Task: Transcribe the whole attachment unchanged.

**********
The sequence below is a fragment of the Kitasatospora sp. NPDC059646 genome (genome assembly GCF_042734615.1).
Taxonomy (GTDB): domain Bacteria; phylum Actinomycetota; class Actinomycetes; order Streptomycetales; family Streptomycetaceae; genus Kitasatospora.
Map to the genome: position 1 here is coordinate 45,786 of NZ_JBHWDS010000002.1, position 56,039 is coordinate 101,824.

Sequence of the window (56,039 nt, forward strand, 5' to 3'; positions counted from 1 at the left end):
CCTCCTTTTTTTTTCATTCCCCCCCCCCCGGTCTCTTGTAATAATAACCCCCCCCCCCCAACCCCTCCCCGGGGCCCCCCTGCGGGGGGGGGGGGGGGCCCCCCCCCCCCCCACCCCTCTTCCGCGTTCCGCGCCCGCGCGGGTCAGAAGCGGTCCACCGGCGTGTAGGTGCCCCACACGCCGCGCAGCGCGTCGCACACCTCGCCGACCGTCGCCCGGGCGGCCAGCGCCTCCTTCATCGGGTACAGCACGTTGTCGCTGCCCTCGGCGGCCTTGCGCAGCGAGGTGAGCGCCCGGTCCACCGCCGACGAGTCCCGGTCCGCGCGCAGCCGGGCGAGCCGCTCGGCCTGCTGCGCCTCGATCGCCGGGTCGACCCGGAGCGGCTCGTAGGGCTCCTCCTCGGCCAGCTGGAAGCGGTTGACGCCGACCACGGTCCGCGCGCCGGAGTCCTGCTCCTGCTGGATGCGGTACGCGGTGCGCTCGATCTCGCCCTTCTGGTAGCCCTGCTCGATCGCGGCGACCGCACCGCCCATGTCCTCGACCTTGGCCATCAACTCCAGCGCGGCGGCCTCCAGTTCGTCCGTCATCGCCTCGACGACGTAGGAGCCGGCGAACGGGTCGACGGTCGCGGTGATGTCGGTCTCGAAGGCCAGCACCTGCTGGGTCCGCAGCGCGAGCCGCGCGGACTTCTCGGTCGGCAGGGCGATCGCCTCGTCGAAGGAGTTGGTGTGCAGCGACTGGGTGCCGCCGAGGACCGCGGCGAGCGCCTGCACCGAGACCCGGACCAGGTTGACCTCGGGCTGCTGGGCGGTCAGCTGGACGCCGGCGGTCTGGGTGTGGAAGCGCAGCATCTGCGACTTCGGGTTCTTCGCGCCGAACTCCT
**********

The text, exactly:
The sequence below is a fragment of the Kitasatospora sp. NPDC059646 genome (genome assembly GCF_042734615.1).
Taxonomy (GTDB): domain Bacteria; phylum Actinomycetota; class Actinomycetes; order Streptomycetales; family Streptomycetaceae; genus Kitasatospora.
Map to the genome: position 1 here is coordinate 45,786 of NZ_JBHWDS010000002.1, position 56,039 is coordinate 101,824.

Sequence of the window (56,039 nt, forward strand, 5' to 3'; positions counted from 1 at the left end):
CCTCCTTTTTTTTTCATTCCCCCCCCCCCGGTCTCTTGTAATAATAACCCCCCCCCCCCAACCCCTCCCCGGGGCCCCCCTGCGGGGGGGGGGGGGGGCCCCCCCCCCCCCCACCCCTCTTCCGCGTTCCGCGCCCGCGCGGGTCAGAAGCGGTCCACCGGCGTGTAGGTGCCCCACACGCCGCGCAGCGCGTCGCACACCTCGCCGACCGTCGCCCGGGCGGCCAGCGCCTCCTTCATCGGGTACAGCACGTTGTCGCTGCCCTCGGCGGCCTTGCGCAGCGAGGTGAGCGCCCGGTCCACCGCCGACGAGTCCCGGTCCGCGCGCAGCCGGGCGAGCCGCTCGGCCTGCTGCGCCTCGATCGCCGGGTCGACCCGGAGCGGCTCGTAGGGCTCCTCCTCGGCCAGCTGGAAGCGGTTGACGCCGACCACGGTCCGCGCGCCGGAGTCCTGCTCCTGCTGGATGCGGTACGCGGTGCGCTCGATCTCGCCCTTCTGGTAGCCCTGCTCGATCGCGGCGACCGCACCGCCCATGTCCTCGACCTTGGCCATCAACTCCAGCGCGGCGGCCTCCAGTTCGTCCGTCATCGCCTCGACGACGTAGGAGCCGGCGAACGGGTCGACGGTCGCGGTGATGTCGGTCTCGAAGGCCAGCACCTGCTGGGTCCGCAGCGCGAGCCGCGCGGACTTCTCGGTCGGCAGGGCGATCGCCTCGTCGAAGGAGTTGGTGTGCAGCGACTGGGTGCCGCCGAGGACCGCGGCGAGCGCCTGCACCGAGACCCGGACCAGGTTGACCTCGGGCTGCTGGGCGGTCAGCTGGACGCCGGCGGTCTGGGTGTGGAAGCGCAGCATCTGCGACTTCGGGTTCTTCGCGCCGAACTCCT